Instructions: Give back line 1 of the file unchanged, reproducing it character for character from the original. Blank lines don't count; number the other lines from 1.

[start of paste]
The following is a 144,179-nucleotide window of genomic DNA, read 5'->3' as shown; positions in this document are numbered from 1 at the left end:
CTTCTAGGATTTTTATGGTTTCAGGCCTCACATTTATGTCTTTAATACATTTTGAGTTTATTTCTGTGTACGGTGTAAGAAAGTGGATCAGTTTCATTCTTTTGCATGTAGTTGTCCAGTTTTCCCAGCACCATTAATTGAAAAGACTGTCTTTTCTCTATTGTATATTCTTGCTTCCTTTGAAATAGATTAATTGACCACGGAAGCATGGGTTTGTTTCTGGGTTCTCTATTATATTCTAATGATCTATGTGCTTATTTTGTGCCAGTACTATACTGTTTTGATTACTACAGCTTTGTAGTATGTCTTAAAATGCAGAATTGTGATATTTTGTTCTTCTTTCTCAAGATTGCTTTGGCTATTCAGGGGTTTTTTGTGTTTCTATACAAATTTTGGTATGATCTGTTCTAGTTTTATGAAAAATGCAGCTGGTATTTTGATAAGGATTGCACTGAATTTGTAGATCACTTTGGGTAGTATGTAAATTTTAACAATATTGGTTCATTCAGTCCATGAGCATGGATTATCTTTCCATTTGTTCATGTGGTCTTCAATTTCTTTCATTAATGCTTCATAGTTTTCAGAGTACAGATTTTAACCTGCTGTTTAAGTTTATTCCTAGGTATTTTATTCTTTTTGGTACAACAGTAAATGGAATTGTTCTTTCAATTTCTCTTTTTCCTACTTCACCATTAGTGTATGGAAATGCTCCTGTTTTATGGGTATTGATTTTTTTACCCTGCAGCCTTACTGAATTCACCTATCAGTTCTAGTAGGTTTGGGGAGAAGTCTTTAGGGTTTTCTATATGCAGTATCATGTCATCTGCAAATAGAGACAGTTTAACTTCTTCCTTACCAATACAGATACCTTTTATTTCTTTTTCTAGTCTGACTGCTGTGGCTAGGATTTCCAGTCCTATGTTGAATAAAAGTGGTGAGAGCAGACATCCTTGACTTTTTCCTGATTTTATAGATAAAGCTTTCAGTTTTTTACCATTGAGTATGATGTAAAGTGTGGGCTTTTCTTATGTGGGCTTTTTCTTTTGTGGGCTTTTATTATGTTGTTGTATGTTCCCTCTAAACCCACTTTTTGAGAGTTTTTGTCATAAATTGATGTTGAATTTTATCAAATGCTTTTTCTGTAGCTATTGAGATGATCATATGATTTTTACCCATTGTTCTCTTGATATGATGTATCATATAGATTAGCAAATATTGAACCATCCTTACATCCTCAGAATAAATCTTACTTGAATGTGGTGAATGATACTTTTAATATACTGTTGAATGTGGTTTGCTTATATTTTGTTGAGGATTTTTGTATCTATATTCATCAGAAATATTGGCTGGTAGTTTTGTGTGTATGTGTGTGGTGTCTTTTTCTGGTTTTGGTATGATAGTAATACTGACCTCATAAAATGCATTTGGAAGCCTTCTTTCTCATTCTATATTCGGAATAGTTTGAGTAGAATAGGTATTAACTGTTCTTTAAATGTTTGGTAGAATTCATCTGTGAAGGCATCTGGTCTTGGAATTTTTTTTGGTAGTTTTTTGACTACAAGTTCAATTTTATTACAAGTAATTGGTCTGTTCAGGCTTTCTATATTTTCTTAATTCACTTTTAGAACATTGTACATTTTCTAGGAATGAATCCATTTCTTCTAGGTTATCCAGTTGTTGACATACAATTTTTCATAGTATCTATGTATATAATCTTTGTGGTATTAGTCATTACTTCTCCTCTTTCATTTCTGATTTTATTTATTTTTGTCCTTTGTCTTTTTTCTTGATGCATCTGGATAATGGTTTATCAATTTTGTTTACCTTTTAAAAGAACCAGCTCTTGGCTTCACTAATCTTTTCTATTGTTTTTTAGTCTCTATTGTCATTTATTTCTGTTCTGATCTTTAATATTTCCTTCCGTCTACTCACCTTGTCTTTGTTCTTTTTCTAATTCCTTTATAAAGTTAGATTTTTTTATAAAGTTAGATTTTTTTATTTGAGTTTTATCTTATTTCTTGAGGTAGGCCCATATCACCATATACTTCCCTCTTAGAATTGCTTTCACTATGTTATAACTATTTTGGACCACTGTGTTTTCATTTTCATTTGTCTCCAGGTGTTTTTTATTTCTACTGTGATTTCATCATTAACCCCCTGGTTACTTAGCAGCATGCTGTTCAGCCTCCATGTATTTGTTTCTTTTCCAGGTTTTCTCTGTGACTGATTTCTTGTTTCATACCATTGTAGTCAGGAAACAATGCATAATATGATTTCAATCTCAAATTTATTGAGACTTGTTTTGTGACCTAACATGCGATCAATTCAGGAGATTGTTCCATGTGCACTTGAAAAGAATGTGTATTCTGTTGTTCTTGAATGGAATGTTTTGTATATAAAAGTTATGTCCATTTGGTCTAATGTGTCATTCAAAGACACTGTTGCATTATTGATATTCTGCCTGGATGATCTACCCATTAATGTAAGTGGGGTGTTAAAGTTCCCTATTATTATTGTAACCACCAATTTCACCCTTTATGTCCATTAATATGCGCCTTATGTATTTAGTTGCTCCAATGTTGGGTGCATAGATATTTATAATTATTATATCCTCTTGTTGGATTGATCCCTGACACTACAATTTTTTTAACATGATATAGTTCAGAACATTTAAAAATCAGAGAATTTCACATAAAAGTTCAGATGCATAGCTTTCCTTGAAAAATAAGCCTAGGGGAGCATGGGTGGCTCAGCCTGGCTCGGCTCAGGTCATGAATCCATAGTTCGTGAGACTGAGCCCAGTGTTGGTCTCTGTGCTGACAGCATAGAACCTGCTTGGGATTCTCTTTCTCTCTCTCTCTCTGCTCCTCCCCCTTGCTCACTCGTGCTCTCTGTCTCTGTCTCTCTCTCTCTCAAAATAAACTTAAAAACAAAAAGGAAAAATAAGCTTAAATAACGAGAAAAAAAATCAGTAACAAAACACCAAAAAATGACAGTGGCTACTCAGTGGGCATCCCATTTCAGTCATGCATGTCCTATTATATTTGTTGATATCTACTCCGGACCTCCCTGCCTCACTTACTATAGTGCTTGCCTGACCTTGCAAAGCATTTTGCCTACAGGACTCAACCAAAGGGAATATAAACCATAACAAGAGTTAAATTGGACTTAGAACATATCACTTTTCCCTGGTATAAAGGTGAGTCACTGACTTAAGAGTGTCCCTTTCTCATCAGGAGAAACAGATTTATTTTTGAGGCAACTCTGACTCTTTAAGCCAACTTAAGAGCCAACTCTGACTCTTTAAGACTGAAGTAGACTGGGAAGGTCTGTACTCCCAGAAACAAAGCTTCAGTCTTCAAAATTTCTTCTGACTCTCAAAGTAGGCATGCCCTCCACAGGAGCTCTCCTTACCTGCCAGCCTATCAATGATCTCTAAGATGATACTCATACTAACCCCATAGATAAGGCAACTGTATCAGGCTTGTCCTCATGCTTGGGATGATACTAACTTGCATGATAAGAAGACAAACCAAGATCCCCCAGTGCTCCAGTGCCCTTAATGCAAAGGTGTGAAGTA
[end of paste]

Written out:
The following is a 144,179-nucleotide window of genomic DNA, read 5'->3' as shown; positions in this document are numbered from 1 at the left end: